Elements of gypsy picking in jazz and rock

DaseinDasein New
edited August 2009 in Gypsy Picking Posts: 2
Let me preface this by saying that I am not a gypsy jazz player. I love listening to it, but I tend to play straight ahead on electrics. That said, I read "Gypsy Picking" when researching different picking techniques. There's a lot of similarities between gypsy picking and certain techniques used by jazz (and the occasional rock) players.

One of the players I've looked at his George Benson. His picking technique is phenomenal.

I'm sure some of you remember Tuck Andress' article:

This his analysis of Benson's picking style:
"For a normal human, the pick is held between the tip of the thumb and the flat, or pad, of the index finger; the middle finger can also rest next to the index finger. The first joint of the thumb must be locked in fully open position, and the first and second joints of the index finger must be arched and locked. (George's thumb bends back so much at his first joint that he can grip between the flat of his thumb and the flat of his index finger, but this is rare. The exact point where the pick makes contact in the range between the tip and the pad of the thumb varies from hand to hand.) This causes the pick to be rotated about 90 degrees counterclockwise from the standard style, viewing the guitar as described above. Depending on the stance (see below), the other fingers can be splayed out over the fingerboard or curled up toward the palm."

This is a little bit different from gypsy picking, but it still has two of its fundamental precepts: holding the pick in a way as to minimize tension, and having the pick at an angle.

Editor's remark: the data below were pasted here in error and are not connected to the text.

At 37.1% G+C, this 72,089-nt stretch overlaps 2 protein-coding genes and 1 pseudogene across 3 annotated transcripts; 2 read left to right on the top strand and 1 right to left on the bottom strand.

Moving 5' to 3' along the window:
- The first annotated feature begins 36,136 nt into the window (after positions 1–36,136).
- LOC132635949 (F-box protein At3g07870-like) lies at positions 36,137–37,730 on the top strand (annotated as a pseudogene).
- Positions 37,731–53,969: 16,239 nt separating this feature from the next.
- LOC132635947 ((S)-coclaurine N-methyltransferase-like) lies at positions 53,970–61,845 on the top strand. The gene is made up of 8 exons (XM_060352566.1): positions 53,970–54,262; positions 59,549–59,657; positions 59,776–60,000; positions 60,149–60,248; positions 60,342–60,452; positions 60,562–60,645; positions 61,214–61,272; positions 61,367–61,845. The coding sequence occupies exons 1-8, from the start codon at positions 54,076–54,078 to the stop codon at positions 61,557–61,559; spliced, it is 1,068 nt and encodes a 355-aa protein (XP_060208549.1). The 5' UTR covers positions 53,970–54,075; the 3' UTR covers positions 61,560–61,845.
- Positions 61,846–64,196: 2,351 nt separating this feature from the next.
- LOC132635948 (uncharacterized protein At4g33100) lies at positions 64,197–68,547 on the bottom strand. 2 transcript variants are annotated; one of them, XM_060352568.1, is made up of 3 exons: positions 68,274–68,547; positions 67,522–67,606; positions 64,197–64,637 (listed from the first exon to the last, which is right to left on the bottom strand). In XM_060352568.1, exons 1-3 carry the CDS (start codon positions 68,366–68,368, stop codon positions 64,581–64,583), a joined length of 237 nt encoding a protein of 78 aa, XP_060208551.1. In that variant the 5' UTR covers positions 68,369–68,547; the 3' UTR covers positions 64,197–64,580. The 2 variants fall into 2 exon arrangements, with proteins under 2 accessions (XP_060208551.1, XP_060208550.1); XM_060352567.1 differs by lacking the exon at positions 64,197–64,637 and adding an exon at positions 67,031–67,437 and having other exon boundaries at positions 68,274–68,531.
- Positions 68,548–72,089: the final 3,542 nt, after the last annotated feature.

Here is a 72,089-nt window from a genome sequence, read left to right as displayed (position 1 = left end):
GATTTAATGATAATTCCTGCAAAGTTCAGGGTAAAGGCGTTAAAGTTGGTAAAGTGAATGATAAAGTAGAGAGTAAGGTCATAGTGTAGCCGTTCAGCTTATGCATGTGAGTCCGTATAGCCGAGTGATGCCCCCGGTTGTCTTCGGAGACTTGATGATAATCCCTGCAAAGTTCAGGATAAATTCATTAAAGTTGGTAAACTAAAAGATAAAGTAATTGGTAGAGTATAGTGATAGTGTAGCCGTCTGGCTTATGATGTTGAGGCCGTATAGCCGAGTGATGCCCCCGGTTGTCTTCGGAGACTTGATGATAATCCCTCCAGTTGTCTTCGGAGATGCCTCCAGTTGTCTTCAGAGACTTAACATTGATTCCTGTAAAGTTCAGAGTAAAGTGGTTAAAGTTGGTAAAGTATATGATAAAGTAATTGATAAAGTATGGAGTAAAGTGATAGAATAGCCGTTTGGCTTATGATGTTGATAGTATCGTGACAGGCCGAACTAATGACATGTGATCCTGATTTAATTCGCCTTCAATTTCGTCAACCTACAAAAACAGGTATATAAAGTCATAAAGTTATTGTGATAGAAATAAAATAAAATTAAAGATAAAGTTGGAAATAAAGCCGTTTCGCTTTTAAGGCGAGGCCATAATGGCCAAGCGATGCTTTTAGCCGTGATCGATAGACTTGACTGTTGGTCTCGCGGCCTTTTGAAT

I've also talked to Richie Hart, one of Benson's best friends and a great jazz player in his own right.

He agreed with Tuck Andress' assessment, but he added two things:

-when playing a down stroke, the pick always lets the next string down stop it (similar to a rest stroke in classical playing)
-when switching strings, he always uses a downstroke, unless it's an upstroke sweep

Put those together, and you have a set of techniques that are very close to gypsy picking.

I can see the benefits of rest-stroke picking, but I cannot for the life of me see how you can use a downstroke every time when switching strings. The amount of cross-string picking in jazz makes it seem like more trouble than it's worth.

As a side note, I've noticed the "bendy thumb" that Andress described in other players. You can see it here in fusion player Shawn Lane's right hand:

This seems pretty similar to how Shawn Lane picks. You can see his thumb bends pretty far back in this video: ... re=related

And here he is at a clinic where he mentions how much his pick is angled. Sounds like he doesn't use reststrokes, though:

So all this leads to some unanswered questions.

Does George Benson really use strict gypsy picking, or only certain elements of it?
Is gypsy picking really a viable model for bebop or rock?

I know that Bireli Lagrene uses gypsy picking when playing acoustic. What about when he plays electric? His straight-ahead jazz playing is pretty phenomenal, but I wonder what picking model he's using?

Anyone with any insights, please chime in. Thanks for reading all this, and sorry for the novel.


  • babsycobabsyco New
    Posts: 10
    wow-that was great man. I don't have any answers, but that's very interesting about Benson. I'll be watching this thread closely to see if anyone out there knows the answers.
  • dennisdennis Montreal, QuebecModerator
    Posts: 2,161
    benson uses a different kind of picking technique that is his own... interestingly enough, i've noticed that a lot of black jazz/RnB guitarists use this technique as well.... Does anyone know who started it? did they all copy benson?

    I'm in an airport now with limited internt access, but I would have loved to share videos of at least 5 different players using this technique...
  • BluesBop HarryBluesBop Harry Mexico city, MexicoVirtuoso
    Posts: 1,379
    Hey Denis could you post those videos?
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